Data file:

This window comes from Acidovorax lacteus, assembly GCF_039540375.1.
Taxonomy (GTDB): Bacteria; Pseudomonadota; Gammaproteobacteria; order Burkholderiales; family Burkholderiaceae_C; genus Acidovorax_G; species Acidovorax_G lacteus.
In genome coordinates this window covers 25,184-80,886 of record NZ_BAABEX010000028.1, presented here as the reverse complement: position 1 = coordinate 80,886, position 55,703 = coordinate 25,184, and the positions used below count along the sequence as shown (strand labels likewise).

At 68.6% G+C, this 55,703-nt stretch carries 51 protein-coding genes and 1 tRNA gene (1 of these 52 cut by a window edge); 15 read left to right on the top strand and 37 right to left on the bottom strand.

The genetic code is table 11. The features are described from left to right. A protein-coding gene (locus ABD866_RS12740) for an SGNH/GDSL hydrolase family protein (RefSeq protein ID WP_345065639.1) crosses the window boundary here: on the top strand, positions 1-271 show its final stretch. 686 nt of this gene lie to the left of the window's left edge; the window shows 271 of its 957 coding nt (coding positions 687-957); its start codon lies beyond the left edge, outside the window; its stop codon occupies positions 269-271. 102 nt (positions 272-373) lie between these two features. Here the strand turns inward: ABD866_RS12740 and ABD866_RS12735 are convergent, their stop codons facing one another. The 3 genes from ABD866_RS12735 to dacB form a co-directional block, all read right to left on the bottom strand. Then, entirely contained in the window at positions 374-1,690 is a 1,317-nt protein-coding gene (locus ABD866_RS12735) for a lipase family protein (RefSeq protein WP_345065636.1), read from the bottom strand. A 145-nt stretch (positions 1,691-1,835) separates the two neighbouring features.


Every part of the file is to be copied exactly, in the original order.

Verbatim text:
This window comes from Acidovorax lacteus, assembly GCF_039540375.1.
Taxonomy (GTDB): Bacteria; Pseudomonadota; Gammaproteobacteria; order Burkholderiales; family Burkholderiaceae_C; genus Acidovorax_G; species Acidovorax_G lacteus.
In genome coordinates this window covers 25,184-80,886 of record NZ_BAABEX010000028.1, presented here as the reverse complement: position 1 = coordinate 80,886, position 55,703 = coordinate 25,184, and the positions used below count along the sequence as shown (strand labels likewise).

At 68.6% G+C, this 55,703-nt stretch carries 51 protein-coding genes and 1 tRNA gene (1 of these 52 cut by a window edge); 15 read left to right on the top strand and 37 right to left on the bottom strand.

The genetic code is table 11. The features are described from left to right. A protein-coding gene (locus ABD866_RS12740) for an SGNH/GDSL hydrolase family protein (RefSeq protein ID WP_345065639.1) crosses the window boundary here: on the top strand, positions 1-271 show its final stretch. 686 nt of this gene lie to the left of the window's left edge; the window shows 271 of its 957 coding nt (coding positions 687-957); its start codon lies beyond the left edge, outside the window; its stop codon occupies positions 269-271. 102 nt (positions 272-373) lie between these two features. Here the strand turns inward: ABD866_RS12740 and ABD866_RS12735 are convergent, their stop codons facing one another. The 3 genes from ABD866_RS12735 to dacB form a co-directional block, all read right to left on the bottom strand. Then, entirely contained in the window at positions 374-1,690 is a 1,317-nt protein-coding gene (locus ABD866_RS12735) for a lipase family protein (RefSeq protein WP_345065636.1), read from the bottom strand. A 145-nt stretch (positions 1,691-1,835) separates the two neighbouring features.